It is clear from her response that the Councillor had no idea that the meeting was going to be set up. It is also clear from her response that she also had no idea why it was cancelled or even what was on the agenda. She makes a big deal about it being "RESCHEDULED" but again has no idea when the meeting is going to take place again if it ever will be.

Clearly, there is no need for any meeting now since the Mayor held his Press Conference in which he was the star and in which no Councillor had a role. There is no need for a border meeting at this time because the DRIC Spring Garden issue has been revealed and the Mayor has been able to give his point of view without getting any direction from Council. After all, he is the sole Voice of Council remember.

I know that the Councillor feels the need to be supportive of the Mayor to maintain the façade of unity especially with respect to the border file. One has to support the "Team" after all by being a good team player.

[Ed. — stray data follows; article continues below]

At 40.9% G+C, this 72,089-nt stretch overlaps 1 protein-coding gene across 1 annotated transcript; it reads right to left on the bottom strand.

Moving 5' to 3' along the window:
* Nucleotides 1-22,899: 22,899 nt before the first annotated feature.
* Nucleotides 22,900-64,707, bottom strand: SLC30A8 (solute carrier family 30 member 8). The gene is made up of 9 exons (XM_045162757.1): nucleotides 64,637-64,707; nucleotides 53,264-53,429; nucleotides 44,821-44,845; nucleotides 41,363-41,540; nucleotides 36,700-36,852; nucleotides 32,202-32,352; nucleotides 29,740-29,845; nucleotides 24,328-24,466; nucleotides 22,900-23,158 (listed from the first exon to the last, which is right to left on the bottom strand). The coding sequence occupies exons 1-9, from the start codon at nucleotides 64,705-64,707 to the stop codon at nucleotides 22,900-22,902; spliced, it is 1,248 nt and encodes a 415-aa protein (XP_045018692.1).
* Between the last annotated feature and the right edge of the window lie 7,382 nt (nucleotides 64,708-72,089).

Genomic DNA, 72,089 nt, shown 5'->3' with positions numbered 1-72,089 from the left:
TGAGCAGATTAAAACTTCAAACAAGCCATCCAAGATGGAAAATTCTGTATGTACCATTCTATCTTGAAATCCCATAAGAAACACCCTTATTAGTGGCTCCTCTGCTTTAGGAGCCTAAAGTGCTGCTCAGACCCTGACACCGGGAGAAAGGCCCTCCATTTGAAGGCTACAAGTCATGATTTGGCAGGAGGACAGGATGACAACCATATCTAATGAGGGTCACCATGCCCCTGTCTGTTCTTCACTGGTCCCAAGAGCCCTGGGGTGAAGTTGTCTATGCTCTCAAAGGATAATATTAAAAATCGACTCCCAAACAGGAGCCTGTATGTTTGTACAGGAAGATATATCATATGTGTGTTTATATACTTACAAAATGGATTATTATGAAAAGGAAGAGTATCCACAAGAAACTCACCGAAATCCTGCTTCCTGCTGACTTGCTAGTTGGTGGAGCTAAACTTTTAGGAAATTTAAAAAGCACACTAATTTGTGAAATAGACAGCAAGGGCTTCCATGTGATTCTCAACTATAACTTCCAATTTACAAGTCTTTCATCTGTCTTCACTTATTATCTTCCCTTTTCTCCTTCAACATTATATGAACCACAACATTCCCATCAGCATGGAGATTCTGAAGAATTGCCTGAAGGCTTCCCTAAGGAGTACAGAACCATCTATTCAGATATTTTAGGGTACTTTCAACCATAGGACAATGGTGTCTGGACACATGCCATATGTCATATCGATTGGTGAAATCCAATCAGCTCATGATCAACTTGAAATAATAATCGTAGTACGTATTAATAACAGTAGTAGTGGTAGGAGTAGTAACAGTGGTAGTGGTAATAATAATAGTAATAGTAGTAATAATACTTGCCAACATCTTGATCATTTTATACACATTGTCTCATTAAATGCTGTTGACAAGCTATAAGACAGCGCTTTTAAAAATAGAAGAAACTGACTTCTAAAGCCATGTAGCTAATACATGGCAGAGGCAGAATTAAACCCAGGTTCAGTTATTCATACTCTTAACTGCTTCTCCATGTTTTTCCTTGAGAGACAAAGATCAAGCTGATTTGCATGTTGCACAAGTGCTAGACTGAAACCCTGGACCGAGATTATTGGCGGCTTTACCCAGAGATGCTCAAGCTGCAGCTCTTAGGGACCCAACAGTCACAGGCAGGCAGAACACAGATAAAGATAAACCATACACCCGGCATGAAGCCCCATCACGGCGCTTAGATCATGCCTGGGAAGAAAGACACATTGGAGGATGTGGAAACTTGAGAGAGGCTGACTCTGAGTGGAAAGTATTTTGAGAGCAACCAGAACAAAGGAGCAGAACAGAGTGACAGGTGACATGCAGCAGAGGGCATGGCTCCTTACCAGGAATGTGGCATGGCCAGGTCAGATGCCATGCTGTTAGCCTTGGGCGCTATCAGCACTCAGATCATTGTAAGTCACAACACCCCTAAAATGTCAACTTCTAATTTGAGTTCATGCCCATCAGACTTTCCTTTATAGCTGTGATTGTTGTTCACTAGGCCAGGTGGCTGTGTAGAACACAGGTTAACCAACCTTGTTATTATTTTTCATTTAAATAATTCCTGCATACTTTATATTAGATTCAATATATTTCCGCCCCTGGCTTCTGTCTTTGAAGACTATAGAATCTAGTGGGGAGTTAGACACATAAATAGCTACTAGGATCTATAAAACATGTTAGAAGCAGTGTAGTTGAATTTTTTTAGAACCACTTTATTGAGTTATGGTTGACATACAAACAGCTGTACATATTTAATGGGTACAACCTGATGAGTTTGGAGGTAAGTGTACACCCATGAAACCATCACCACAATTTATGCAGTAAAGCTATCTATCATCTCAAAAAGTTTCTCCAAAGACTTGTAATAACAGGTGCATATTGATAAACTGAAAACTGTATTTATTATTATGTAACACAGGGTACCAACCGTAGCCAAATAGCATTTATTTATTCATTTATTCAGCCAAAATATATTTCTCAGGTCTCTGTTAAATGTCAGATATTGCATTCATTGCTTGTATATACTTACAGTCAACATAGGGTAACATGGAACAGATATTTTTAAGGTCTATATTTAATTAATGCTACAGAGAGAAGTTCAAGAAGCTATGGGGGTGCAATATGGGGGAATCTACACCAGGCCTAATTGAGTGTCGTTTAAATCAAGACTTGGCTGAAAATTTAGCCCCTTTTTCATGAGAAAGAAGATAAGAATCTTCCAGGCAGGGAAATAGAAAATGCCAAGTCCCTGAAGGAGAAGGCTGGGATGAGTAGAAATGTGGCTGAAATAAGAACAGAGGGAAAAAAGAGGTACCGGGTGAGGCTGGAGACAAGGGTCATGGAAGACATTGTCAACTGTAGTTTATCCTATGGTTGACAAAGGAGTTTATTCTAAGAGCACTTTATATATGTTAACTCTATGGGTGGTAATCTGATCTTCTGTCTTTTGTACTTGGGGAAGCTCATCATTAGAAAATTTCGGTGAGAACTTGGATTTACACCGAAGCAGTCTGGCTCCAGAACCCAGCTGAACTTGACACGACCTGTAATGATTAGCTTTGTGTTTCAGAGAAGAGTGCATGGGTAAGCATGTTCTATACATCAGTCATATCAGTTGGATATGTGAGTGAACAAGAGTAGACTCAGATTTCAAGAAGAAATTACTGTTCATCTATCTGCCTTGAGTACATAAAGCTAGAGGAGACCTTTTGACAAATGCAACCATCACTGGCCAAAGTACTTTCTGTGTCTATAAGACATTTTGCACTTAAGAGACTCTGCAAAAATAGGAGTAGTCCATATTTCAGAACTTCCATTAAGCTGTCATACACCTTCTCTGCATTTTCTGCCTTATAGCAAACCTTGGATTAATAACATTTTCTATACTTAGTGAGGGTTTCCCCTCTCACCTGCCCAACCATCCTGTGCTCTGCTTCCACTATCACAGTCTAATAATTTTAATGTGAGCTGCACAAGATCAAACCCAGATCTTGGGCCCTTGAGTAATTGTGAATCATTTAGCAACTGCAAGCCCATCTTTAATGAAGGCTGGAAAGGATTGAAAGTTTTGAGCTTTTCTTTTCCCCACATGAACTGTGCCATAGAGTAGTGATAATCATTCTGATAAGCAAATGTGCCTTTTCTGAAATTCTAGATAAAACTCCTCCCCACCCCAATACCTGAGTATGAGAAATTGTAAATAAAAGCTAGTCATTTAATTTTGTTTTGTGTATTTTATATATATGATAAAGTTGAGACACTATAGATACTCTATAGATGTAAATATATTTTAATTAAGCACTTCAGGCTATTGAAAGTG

By doing so, however, she not only makes a fool of herself and but also makes a mockery of her obligations under the Municipal Act.

Basically, if this is the attitude of one of the Councillors who at least tries on occasion and in public to maintain an independent position, then one has to write off this Council and hope for the best two years from now. The Mayor cannot be any more pleased.

It's Story Time

Gather around. It's time for some more stories


I don’t care what any politician says but none of them give a damn about what happens to this region. And by that, I am including our Mayor and Council who have stalled a border solution for years and put off the creation of 15,000 jobs.